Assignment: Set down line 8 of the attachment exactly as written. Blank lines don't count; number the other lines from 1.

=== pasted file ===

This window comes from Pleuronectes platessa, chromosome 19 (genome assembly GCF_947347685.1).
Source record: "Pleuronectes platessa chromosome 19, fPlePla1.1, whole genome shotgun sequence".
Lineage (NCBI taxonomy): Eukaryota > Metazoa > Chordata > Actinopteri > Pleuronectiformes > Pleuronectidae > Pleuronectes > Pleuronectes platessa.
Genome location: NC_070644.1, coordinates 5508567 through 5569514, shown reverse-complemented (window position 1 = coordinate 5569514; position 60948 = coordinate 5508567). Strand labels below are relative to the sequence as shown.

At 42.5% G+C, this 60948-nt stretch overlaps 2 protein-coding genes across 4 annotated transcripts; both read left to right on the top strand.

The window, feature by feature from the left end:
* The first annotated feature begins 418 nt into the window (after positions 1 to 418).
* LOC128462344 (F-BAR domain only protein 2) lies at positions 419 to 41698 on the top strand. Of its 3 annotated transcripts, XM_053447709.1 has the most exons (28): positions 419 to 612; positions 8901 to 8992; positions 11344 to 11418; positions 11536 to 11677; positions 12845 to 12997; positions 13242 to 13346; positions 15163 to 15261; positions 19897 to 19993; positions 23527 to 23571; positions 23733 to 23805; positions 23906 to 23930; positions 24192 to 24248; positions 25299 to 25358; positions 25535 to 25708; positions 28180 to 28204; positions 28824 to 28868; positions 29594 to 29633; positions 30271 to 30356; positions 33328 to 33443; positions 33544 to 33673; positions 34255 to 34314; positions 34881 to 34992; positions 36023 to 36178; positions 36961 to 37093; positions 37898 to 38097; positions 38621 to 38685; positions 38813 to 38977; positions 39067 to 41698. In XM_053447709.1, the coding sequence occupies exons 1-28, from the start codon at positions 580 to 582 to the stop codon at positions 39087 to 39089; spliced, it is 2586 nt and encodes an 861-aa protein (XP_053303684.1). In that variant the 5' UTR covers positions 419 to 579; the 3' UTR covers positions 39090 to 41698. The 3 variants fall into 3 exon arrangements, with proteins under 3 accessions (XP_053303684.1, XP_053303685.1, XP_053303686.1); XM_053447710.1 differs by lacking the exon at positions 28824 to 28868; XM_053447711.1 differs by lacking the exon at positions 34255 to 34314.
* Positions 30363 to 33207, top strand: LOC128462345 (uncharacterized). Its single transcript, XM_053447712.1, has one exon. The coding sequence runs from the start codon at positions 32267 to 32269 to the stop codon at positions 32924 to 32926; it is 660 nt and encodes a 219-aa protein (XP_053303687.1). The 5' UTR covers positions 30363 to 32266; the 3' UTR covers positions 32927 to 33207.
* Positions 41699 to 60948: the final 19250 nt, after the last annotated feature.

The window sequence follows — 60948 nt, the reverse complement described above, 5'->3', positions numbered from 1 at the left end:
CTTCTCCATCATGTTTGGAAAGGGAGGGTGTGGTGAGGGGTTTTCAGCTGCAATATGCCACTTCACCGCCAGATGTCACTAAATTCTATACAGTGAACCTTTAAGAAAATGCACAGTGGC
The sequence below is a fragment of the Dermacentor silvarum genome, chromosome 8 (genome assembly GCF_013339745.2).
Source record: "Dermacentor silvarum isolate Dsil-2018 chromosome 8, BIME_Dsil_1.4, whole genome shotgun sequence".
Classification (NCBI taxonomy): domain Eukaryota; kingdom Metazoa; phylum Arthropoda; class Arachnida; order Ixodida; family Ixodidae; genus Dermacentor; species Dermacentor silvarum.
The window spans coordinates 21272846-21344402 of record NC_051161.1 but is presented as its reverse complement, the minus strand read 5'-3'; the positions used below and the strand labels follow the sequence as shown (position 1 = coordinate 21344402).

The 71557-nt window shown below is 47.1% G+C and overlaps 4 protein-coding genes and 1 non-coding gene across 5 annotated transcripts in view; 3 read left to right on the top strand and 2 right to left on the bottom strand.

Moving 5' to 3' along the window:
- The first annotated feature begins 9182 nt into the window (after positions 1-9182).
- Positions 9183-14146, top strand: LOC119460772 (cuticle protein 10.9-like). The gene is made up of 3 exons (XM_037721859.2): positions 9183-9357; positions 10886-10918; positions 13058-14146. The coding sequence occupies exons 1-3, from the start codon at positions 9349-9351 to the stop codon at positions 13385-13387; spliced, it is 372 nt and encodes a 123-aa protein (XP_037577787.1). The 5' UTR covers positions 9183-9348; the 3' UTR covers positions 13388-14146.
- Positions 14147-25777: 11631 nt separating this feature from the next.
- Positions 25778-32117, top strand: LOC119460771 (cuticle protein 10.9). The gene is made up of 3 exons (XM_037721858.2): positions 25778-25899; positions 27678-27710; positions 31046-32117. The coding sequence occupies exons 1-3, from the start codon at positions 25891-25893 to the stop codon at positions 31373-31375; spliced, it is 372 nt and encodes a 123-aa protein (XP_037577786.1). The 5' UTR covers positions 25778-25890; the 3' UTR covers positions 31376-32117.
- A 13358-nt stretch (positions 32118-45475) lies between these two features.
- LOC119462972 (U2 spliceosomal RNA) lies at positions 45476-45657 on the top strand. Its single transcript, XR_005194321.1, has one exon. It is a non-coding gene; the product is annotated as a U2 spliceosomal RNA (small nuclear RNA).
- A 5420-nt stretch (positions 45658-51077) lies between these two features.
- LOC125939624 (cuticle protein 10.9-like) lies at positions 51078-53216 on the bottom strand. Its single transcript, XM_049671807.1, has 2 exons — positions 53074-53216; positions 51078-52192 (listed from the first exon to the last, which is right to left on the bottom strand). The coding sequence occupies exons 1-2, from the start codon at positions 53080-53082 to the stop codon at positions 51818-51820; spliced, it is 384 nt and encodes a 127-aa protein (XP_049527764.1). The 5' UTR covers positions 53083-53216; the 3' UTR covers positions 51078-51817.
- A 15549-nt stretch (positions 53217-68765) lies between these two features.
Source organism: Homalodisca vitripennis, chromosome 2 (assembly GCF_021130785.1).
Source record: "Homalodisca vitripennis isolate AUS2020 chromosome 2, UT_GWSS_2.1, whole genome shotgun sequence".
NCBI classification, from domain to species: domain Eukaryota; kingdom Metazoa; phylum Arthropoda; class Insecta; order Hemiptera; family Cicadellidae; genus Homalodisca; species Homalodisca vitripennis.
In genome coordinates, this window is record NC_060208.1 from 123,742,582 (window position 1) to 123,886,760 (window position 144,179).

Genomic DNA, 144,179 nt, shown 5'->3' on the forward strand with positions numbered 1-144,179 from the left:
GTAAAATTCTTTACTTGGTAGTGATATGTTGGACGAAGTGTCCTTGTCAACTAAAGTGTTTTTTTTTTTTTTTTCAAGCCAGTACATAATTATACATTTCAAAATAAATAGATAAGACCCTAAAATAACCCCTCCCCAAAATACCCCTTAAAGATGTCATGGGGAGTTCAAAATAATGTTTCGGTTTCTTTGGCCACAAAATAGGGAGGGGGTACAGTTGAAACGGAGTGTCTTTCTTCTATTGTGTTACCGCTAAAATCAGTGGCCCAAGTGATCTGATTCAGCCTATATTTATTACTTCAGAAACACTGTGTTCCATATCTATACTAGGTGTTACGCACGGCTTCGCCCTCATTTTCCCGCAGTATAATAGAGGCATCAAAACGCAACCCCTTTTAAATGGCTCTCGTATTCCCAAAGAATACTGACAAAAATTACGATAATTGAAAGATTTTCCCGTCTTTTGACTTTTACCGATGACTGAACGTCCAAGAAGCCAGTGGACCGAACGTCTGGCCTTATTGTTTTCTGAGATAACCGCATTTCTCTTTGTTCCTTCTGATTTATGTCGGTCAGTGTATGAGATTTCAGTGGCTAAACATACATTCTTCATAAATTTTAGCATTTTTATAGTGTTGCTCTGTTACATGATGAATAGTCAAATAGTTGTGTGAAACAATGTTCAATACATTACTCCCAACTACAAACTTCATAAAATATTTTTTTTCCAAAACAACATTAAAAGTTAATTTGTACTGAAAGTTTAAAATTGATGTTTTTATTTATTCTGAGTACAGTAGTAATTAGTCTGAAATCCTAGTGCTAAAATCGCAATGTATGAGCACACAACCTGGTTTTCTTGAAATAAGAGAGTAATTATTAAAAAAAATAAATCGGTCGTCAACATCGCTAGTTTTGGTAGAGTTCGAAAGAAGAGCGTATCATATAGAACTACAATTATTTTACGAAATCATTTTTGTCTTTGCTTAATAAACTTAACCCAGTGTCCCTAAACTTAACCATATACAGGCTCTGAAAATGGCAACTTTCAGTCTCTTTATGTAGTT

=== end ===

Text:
* LOC128462344 (F-BAR domain only protein 2) lies at positions 419 to 41698 on the top strand. Of its 3 annotated transcripts, XM_053447709.1 has the most exons (28): positions 419 to 612; positions 8901 to 8992; positions 11344 to 11418; positions 11536 to 11677; positions 12845 to 12997; positions 13242 to 13346; positions 15163 to 15261; positions 19897 to 19993; positions 23527 to 23571; positions 23733 to 23805; positions 23906 to 23930; positions 24192 to 24248; positions 25299 to 25358; positions 25535 to 25708; positions 28180 to 28204; positions 28824 to 28868; positions 29594 to 29633; positions 30271 to 30356; positions 33328 to 33443; positions 33544 to 33673; positions 34255 to 34314; positions 34881 to 34992; positions 36023 to 36178; positions 36961 to 37093; positions 37898 to 38097; positions 38621 to 38685; positions 38813 to 38977; positions 39067 to 41698. In XM_053447709.1, the coding sequence occupies exons 1-28, from the start codon at positions 580 to 582 to the stop codon at positions 39087 to 39089; spliced, it is 2586 nt and encodes an 861-aa protein (XP_053303684.1). In that variant the 5' UTR covers positions 419 to 579; the 3' UTR covers positions 39090 to 41698. The 3 variants fall into 3 exon arrangements, with proteins under 3 accessions (XP_053303684.1, XP_053303685.1, XP_053303686.1); XM_053447710.1 differs by lacking the exon at positions 28824 to 28868; XM_053447711.1 differs by lacking the exon at positions 34255 to 34314.